In 1890, Alfred Thayer Mahan wrote the famous "The Influence of Sea Power Upon History." It became the bible for the Washington navalists that dominated the Theodore Roosevelt administration. It was a codified version of what had been discovered by both the Athenian and Roman Empires: Power projection in international affairs occurs at the end of a battle fleet.
But in order for a battle fleet to operate, a nation needs ports. Imperial Russian foreign policy, Soviet foreign policy and modern Russian foreign policy have been hostage to this reality in a way like no other great power: How do you become and remain a great power without access to the world’s oceans?
The media, which have already primarily shifted focus from Ukraine to the lost Malaysian airliner, seems to have grown weary with events in Eastern Europe. This seems true even when a famous Russian anchor stated that Russia could “turn the U.S into radioactive ash.” One hypothesis is that the media are bored when the question is complex and historical.
It's worth remembering, though, that Crimea has been part of the broader grand strategy of tsars and commissars for centuries. It goes well beyond the artificial confines of the 20th and 21st centuries. This is geopolitical reality in its crystal clear form; it is stripped bare of ideological trappings and grounded in geographical and strategic necessity that is both organic and binding. It even goes beyond the traditional debates inside Russian history pitting so called Slavophile contractionists against Westernizing expansionists and combinations thereof.
When a situation is steeped in historical geopolitics, it becomes difficult to pinpoint a point of departure. There will be some who will point to the establishment of Keivan Rus, the Mongol invasion or Ivan the Terrible. However, if pressed, a good beginning would be Peter the Great.
The Azov Campaigns from 1694 to 1696 were launched to secure the Crimea and the Black Sea in order to fulfill the dream of creating a Russian navy that would project power into the Mediterranean and beyond. Russia’s first naval base at Taganrog was established as a stepping stone to gain the Crimea in 1698. Sevastopol would follow suit in 1783 and would, as it is today, be the base for Russia’s Black Sea Fleet. This drive for a maritime breakout to the Mediterranean led Russia into many foreign policy misadventures, including the Crimean War of 1853 and an on again, off again dalliance with Syria over the ports of Latakia and Tartus (among many others).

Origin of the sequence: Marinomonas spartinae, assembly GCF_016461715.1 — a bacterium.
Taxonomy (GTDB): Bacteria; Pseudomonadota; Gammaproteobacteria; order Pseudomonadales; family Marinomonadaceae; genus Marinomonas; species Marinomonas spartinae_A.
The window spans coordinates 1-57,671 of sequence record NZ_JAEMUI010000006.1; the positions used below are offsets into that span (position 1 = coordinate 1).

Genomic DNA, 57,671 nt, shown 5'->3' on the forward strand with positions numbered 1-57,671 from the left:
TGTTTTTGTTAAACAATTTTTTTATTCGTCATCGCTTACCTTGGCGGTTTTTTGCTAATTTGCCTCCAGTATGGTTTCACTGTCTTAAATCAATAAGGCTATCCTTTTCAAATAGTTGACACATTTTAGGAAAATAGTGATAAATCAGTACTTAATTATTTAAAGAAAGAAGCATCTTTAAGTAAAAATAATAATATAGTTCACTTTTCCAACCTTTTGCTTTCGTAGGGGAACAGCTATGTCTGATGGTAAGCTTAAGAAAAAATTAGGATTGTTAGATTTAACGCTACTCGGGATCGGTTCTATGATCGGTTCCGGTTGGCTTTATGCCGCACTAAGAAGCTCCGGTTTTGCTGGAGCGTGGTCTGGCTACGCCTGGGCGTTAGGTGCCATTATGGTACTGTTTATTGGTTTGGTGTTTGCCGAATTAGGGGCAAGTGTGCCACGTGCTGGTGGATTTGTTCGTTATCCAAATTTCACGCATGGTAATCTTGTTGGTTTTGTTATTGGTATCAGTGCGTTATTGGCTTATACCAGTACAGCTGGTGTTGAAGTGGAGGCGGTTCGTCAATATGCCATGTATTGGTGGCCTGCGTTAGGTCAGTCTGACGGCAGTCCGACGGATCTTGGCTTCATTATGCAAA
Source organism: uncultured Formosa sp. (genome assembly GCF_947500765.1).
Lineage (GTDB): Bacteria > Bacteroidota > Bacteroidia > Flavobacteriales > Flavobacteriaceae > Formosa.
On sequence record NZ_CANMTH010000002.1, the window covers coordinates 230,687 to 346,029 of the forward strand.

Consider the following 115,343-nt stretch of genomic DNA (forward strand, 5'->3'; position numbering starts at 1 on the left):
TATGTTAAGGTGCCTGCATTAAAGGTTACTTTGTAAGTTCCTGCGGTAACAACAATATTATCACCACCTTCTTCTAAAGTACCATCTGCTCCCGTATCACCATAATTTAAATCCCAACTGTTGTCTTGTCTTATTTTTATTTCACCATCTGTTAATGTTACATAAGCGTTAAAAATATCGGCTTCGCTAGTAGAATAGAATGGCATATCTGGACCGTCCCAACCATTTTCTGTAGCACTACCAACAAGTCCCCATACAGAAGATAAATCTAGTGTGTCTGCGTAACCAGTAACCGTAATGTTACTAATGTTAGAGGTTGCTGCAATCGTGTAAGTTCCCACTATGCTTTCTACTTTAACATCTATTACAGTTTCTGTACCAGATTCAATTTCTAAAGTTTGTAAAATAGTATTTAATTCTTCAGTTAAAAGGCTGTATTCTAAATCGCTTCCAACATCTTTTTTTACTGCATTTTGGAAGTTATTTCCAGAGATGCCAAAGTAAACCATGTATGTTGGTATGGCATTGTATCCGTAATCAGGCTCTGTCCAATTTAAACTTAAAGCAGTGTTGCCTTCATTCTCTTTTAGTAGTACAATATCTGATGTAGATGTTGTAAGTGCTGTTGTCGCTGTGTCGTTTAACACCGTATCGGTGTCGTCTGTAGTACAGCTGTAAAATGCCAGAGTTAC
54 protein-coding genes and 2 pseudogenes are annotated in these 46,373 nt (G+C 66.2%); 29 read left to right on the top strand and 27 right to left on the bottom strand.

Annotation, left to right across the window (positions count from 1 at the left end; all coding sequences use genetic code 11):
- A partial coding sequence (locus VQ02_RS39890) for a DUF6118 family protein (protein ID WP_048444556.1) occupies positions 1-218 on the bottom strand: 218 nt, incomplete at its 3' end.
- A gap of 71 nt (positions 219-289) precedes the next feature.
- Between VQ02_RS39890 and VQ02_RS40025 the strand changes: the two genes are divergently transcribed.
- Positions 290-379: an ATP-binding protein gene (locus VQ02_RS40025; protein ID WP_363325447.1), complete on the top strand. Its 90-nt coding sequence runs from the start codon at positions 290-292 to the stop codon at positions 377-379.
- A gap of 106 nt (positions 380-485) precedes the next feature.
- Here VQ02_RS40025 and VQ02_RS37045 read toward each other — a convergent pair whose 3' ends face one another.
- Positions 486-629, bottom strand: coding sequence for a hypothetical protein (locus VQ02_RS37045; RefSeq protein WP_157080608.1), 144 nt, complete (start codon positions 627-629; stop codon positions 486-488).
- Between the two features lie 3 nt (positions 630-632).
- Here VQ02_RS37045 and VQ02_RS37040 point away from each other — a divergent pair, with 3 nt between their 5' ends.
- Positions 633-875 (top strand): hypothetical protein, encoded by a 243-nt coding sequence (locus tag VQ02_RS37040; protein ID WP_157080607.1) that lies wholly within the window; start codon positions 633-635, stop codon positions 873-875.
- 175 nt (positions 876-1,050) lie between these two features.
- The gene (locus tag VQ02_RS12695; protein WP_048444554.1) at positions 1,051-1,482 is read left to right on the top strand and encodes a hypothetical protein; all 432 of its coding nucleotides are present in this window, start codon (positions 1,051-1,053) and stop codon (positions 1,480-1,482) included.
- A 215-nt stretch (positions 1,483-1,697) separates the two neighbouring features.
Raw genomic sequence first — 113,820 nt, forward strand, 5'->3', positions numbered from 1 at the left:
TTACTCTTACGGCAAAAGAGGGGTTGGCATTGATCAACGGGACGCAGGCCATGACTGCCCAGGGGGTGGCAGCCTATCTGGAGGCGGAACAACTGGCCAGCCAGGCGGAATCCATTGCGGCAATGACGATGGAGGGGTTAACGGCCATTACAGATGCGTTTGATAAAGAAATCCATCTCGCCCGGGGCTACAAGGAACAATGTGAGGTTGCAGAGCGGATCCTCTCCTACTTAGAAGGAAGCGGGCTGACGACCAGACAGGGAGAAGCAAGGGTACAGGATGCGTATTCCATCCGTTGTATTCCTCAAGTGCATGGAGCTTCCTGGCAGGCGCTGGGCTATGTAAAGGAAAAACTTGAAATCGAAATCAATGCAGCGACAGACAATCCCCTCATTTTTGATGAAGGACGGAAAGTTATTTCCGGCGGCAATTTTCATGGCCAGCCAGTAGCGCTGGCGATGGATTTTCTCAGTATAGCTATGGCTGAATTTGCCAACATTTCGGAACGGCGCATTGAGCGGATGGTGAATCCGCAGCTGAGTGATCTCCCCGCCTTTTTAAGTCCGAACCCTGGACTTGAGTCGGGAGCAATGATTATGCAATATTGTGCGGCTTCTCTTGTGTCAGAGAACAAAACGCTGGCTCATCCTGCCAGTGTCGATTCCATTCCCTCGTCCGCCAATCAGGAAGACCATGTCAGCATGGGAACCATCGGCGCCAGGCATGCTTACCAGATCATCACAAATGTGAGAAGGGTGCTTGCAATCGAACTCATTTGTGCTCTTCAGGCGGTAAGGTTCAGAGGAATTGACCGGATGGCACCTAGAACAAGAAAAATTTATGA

Russia annexed Crimea in 1783; it has done so again as of yesterday. But Russian grand strategy is a trap. The country has limited flexibility and limited options.
In contrast, American grand strategy is only hobbled by small thinking and a lack of creativity. America has fewer options today in regards to Crimea because we failed to exploit the trap that Russian grand strategy created. The Clinton years created the failure of not having a grand strategy from the fall of the Soviet Union onward. American opportunities were rife, but had to be taken quickly and decisively at the time. There were windows of opportunity when the USSR fell and nations inside the USSR declared independence. There were further opportunities when both the Ukraine and Georgia expressed interest in NATO membership. In both cases, the United States only wanted to react, minimally, after the Russians were forced by their own historical snare to take military actions.
The American presidential administration is hamstrung only by its own inability to prioritize and recognize American national and vital interests, and pursue those with a proactive plan before we are overcome by events on the geopolitical stage. The Russian stance on Crimea should come as no surprise to anyone; it was predictable from the moment that Ukraine gained independence, let alone the events of this year. It serves as a harsh reminder that whether or not the United States concentrates on grand strategy, other nations must, and will.